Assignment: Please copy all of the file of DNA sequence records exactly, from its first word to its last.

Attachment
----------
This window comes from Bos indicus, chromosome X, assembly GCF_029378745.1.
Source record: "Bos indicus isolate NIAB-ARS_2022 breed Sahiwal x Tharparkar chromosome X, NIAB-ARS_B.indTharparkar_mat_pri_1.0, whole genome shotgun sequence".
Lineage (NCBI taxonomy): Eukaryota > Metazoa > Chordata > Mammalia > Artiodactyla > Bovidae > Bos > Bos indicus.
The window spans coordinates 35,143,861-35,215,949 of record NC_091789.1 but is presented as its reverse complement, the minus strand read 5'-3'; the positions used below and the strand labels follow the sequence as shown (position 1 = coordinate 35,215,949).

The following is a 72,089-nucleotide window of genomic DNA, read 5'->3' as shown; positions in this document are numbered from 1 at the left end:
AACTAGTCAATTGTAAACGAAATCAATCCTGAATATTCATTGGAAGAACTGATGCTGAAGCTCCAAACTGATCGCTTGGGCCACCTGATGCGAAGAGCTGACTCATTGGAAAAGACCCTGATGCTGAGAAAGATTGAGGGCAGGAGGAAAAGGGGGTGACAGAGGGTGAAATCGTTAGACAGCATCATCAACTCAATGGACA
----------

This window comes from Bos indicus, chromosome X, assembly GCF_029378745.1.
Source record: "Bos indicus isolate NIAB-ARS_2022 breed Sahiwal x Tharparkar chromosome X, NIAB-ARS_B.indTharparkar_mat_pri_1.0, whole genome shotgun sequence".
Lineage (NCBI taxonomy): Eukaryota > Metazoa > Chordata > Mammalia > Artiodactyla > Bovidae > Bos > Bos indicus.
The window spans coordinates 35,143,861-35,215,949 of record NC_091789.1 but is presented as its reverse complement, the minus strand read 5'-3'; the positions used below and the strand labels follow the sequence as shown (position 1 = coordinate 35,215,949).

The following is a 72,089-nucleotide window of genomic DNA, read 5'->3' as shown; positions in this document are numbered from 1 at the left end:
AACTAGTCAATTGTAAACGAAATCAATCCTGAATATTCATTGGAAGAACTGATGCTGAAGCTCCAAACTGATCGCTTGGGCCACCTGATGCGAAGAGCTGACTCATTGGAAAAGACCCTGATGCTGAGAAAGATTGAGGGCAGGAGGAAAAGGGGGTGACAGAGGGTGAAATCGTTAGACAGCATCATCAACTCAATGGACA